City workers set up traffic signs and bike lanes for the reopening of George Floyd Square to traffic. The iconic fist statue was set to go in the middle of a traffic roundabout. Photo by Max Nesterak/Minnesota Reformer.
Mayor Jacob Frey said in June that the reopening of George Floyd Square was community-led, in coordination with a nonprofit group called Agape Movement. But documents obtained by the Reformer through a public records request show the effort was tightly choreographed by city officials over several months.
On June 3, the day of the first attempt at reopening, city officials said the operation was led by Agape, a street outreach group that includes former gang members. On that day, Agape co-founder Steve Floyd said his group had approached the city with a plan for reopening the intersection, and had coordinated with the city but was not being directed by the mayor’s office.
A joint statement released that day by Frey and City Council Members Andrea Jenkins and Alondra Cano said in part, “The Agape Movement brought together community leadership to begin facilitating the phased reconnection this morning, with the city playing a supportive role.”
The documents released to the Reformer tell another story, with city officials playing the leading role. Numerous emails show a group of city leaders planning the operation, “internal media preps” for the mayor and extensive involvement by Jenkins.
A March 16 “working draft, not for public release” called for one week’s advance notice of the reopening to the community, organizers and caretakers so people could plan ahead and move vehicles. It also planned on the Minneapolis Police Department’s involvement to make traffic control changes.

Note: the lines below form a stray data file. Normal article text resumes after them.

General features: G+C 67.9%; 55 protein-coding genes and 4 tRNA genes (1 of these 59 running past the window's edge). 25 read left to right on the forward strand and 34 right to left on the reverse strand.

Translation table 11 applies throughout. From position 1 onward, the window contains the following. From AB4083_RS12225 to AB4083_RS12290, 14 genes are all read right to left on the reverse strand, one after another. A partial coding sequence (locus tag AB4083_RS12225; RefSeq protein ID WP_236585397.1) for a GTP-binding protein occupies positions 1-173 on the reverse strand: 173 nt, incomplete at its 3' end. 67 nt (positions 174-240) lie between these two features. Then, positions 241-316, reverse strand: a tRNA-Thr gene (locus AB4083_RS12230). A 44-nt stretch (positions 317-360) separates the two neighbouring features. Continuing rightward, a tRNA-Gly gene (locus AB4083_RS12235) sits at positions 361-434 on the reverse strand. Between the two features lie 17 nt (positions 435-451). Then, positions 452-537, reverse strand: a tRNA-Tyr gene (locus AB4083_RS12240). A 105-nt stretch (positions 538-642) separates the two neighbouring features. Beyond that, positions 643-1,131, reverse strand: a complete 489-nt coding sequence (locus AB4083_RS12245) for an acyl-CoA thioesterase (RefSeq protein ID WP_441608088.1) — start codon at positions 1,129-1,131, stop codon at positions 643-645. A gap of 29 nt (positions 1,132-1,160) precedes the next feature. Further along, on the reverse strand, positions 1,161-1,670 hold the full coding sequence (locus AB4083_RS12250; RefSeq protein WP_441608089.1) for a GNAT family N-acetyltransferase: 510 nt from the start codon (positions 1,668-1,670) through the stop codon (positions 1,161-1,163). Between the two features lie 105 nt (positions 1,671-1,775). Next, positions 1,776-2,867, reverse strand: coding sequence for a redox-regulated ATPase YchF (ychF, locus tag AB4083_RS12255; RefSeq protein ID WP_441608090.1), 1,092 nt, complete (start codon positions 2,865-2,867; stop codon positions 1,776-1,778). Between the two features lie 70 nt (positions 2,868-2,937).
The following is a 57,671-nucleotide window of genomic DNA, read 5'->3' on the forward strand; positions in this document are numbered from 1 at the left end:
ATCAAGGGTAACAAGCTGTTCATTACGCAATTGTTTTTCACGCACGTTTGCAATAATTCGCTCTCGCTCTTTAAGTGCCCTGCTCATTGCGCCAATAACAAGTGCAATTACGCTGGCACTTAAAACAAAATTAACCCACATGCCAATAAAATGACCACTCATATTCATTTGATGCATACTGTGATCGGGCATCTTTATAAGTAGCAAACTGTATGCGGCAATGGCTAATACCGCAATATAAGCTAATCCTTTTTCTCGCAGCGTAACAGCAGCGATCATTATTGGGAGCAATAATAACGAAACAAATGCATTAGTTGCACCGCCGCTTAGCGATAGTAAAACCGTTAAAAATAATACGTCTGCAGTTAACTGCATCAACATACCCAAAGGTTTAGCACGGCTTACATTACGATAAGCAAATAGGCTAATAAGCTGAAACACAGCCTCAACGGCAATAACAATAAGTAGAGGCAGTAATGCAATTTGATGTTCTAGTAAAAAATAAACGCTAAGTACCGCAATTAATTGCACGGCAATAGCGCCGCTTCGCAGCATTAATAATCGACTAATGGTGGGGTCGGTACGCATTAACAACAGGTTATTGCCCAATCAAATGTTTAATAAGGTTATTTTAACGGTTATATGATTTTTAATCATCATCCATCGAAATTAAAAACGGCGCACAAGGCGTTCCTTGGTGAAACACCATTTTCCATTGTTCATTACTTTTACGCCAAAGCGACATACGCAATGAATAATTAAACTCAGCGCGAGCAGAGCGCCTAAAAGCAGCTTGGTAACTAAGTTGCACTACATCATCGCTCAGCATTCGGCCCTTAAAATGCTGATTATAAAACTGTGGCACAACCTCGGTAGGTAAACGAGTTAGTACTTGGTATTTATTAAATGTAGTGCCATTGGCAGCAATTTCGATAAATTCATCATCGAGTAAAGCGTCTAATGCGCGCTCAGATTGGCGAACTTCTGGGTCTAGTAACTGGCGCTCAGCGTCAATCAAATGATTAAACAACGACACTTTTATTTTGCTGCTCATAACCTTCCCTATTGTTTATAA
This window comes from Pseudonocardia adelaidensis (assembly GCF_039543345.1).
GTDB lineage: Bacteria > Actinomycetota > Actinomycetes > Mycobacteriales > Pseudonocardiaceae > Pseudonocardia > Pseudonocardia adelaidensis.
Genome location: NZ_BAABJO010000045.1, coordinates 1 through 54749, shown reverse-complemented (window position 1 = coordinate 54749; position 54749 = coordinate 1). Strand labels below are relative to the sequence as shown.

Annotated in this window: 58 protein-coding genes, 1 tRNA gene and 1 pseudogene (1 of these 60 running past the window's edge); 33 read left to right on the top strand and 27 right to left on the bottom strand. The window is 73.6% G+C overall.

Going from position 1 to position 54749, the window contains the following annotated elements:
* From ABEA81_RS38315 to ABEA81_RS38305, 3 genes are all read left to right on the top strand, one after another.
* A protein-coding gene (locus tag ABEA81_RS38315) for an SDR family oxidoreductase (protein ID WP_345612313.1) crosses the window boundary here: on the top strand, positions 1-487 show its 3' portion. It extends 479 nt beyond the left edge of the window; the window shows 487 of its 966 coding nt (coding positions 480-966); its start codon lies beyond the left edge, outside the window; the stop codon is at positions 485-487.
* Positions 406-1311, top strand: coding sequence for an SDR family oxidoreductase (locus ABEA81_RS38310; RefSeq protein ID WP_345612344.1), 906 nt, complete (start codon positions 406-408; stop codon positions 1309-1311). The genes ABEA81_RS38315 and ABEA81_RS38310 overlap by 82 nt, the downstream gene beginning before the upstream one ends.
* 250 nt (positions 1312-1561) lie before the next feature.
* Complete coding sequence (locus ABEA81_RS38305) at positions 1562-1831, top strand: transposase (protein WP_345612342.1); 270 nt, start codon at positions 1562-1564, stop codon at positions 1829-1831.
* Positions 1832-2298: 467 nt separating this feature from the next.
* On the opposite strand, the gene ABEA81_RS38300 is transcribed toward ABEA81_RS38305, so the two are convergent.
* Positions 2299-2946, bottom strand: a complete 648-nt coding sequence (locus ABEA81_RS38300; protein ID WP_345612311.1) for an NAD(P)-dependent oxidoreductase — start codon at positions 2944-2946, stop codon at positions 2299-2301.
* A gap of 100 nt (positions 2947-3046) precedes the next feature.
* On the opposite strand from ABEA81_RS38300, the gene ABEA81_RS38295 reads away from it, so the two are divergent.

A May 4 “draft 38th and Chicago Reconnection Plan” cited three guiding principles as the city embarked on a reopening: community safety; racial healing; and economic stability and development for Black, Indigenous, Latino, Asian and other communities of color.
At that point, the city was aiming to begin the reopening in mid-May.
The plan called for reclaiming, securing and reopening the intersection “as a city-run and regulated area” within 24 hours. The city planned to remove barriers and secure entry points “with law enforcement presence” that would include the Minneapolis Police Department, state troopers, sheriff’s deputies and Metro Transit officers “to hold and maintain the space.”
When the operation ultimately proceeded, MPD officers were stationed blocks away in riot gear. Uniformed officers never entered the square. Protesters in the square kept a watchful eye out for police as city workers reopened the intersection, but didn’t impede their work until they left.
But just one month earlier, the draft plan was to have the Department of Public Works and MPD “co-lead” the initiative. City documents show there was a separate “MPD initiative” at one point, although by late April, organizers had decided not to integrate it into the overall plan.
The plan was drafted the same month the City Council approved $2.2 million in contracts with community organizations to operate teams of street-based outreach workers and “violence interrupters” as part of the city’s “MinneapolUS Strategic Outreach Initiative.”
The documents also include an email from City Coordinator Mark Ruff to City Council members sent at 11 a.m. on June 3 — about seven hours into the operation and after extensive media coverage of it — notifying them the “community-led reopening” was underway. Frey’s administration and the City Council have been feuding for more than a year over control of the Police Department and other key issues.
The council would later accuse Frey of misusing his pandemic emergency powers to approve a $359,000 contract with Agape Movement to help reopen the square.
Asked whether it was accurate to say Agape led the operation, given the documents laying out extensive city planning, city spokeswoman Sarah McKenzie reiterated in an email, “Agape led the reconnection effort June 3 in partnership with the City.”
The effort to open the square in early June was widely regarded as a failure, as activists brought back barricades and again closed the intersection.
Within weeks, however, the square slowly reopened to traffic and transit. Many people still make pilgrimages to the square, which is now an important marker in the nation’s civil rights history.
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